Excellent points. If we don’t truly care, we’ll always struggle in this area and customer care is closely related to business ethics.
Do You Hate Your Customers?
“Of course not!” You protest. “My customers are why I’m in business. They keep me going.”
Okay, maybe you don’t hate your customers — but when we freelancers provide poor service to our clients, we are behaving just as though we do hate them.
Poor customer service makes our client’s lives harder and may ultimately even lead to the loss of a client. In fact, good customer service is vital if you want to retain clients and grow your business.
Seven Cardinal Customer Service Crimes
Here are seven common cardinal customer service crimes:
- Delayed Response Syndrome. “The early bird gets the worm” is a common saying, and when it comes to customers that saying is often true. If you make a potential customer wait before you get back to them, there is a good chance that he or she will do business with someone else. A good rule of thumb is to get back to any potential client within 24 hours – even if you are on vacation or busy.
- Poor or No Support. If you’ve ever been on the client side of a customer service call, then you probably already know what it is like to receive poor support and you know that it is not fun. Just because you’ve delivered a product or service doesn’t necessarily mean that you’re done. The client may have a question or the materials you delivered may not work as anticipated.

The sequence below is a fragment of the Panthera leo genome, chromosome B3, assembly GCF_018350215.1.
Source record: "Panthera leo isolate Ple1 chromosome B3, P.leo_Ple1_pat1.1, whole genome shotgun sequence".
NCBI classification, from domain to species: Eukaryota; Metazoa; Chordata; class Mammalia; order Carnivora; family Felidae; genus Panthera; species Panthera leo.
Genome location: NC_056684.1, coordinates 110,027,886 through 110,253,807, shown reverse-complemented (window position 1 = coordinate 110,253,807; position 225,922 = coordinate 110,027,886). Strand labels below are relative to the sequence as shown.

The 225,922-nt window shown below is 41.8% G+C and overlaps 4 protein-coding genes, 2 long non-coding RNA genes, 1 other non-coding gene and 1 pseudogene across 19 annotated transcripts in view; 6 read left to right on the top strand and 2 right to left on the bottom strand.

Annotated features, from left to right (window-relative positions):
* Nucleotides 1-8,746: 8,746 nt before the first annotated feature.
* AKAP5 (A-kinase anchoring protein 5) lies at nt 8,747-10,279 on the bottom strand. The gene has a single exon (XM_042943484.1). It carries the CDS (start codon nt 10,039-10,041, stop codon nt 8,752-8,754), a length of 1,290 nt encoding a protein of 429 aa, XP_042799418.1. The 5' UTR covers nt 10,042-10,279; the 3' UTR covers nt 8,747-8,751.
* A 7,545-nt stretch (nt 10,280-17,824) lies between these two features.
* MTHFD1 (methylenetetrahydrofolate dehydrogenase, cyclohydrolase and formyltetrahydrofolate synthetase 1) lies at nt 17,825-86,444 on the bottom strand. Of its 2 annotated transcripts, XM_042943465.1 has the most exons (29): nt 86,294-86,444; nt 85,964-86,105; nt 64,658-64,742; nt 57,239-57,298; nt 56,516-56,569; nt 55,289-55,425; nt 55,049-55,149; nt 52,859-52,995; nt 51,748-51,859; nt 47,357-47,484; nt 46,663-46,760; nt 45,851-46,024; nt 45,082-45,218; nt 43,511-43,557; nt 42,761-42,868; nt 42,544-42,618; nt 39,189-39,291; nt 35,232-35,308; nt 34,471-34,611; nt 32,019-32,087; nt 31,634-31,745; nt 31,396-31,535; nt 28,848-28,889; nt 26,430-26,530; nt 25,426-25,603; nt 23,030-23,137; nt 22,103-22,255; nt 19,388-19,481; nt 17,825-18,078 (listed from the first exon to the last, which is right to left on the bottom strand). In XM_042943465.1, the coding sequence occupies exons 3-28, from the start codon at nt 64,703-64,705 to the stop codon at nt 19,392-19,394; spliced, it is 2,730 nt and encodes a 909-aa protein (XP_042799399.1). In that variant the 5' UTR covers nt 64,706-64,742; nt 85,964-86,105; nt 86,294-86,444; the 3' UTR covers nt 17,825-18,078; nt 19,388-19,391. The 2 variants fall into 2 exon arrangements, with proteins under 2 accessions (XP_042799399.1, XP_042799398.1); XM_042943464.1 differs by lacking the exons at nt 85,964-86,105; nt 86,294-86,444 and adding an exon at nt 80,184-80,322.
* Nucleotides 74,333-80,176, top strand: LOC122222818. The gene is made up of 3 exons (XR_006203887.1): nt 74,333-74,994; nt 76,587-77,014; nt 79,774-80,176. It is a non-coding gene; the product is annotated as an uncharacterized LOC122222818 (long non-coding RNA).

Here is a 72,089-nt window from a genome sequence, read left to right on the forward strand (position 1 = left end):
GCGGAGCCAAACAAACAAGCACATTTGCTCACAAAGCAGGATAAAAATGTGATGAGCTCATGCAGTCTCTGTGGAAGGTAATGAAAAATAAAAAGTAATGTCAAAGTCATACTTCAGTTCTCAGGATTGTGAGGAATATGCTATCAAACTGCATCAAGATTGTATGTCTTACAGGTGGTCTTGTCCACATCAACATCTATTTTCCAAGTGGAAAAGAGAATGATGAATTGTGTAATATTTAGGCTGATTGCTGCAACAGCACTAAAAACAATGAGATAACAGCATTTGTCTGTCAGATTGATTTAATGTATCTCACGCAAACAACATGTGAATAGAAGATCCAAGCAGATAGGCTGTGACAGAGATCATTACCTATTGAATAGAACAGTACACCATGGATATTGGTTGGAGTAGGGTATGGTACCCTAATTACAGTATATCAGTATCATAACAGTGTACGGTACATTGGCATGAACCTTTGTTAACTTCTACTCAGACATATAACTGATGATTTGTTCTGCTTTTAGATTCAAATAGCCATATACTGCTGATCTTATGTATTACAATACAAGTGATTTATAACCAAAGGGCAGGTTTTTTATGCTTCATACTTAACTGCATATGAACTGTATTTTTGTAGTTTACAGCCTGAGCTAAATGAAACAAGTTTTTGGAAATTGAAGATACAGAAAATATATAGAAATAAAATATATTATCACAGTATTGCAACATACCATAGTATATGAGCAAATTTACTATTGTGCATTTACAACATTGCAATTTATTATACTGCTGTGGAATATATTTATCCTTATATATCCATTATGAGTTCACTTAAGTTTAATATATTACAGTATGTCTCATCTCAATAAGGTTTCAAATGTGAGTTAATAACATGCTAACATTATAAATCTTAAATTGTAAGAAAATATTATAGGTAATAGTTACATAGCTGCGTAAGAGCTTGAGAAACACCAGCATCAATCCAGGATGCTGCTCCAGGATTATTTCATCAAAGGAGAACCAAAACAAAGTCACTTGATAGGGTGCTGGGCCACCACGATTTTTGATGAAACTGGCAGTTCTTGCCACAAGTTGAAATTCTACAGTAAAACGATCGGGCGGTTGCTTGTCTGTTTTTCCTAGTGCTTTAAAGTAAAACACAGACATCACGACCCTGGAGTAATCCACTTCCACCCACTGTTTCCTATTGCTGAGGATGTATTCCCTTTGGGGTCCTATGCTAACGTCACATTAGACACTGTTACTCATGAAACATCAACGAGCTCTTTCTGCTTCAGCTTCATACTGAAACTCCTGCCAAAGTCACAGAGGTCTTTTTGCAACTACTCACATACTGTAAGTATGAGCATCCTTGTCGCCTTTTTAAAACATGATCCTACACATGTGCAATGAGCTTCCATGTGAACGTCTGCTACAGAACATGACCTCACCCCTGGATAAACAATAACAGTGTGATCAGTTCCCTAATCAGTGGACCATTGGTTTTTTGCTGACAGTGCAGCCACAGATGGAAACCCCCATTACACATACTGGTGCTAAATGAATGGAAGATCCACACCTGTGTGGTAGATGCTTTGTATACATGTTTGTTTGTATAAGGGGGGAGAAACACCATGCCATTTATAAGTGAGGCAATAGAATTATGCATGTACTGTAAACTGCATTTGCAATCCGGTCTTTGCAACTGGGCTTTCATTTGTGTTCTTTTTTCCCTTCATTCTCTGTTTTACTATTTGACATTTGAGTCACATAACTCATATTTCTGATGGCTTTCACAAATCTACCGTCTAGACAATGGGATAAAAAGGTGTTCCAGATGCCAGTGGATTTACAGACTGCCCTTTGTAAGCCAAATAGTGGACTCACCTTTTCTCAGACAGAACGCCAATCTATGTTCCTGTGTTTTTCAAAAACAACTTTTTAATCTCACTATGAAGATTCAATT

- Curt or Rude Responses. You’re tired. In fact, you’re exhausted. You’ve been working on this client’s project for hours and hours. While I can certainly empathize, exhaustion is no excuse for being curt or rude to a customer. (And I guarantee that the customer will remember your rudeness long after he or she forgets that you put in extra hours.)
- Incomplete Contact Information. When it comes to contacting you, don’t make your client guess how they can reach you. Every piece of communication that comes from you (including bills) should contain your contact information. The client shouldn’t have to work hard to figure out how to find you. Just because the client contacted you once is no guarantee they will contact you again.
- Missed Deadlines. As a freelancer, your word should be as good as gold. If you agree to have a product or service ready by a certain date, then you should do everything in your power to meet that deadline. Your customer likely set that deadline for a reason. A casual attitude towards client deadlines is a quick way for you to lose clients.
- Lack of Communication. Do you have questions about your project? Is the project bigger than you anticipated? Have you had a personal emergency interfere with your work? Let your customer know what is going on. Usually, he or she is more than happy to answer questions and (provided you don’t make a habit of it) willing to be understanding about a crisis.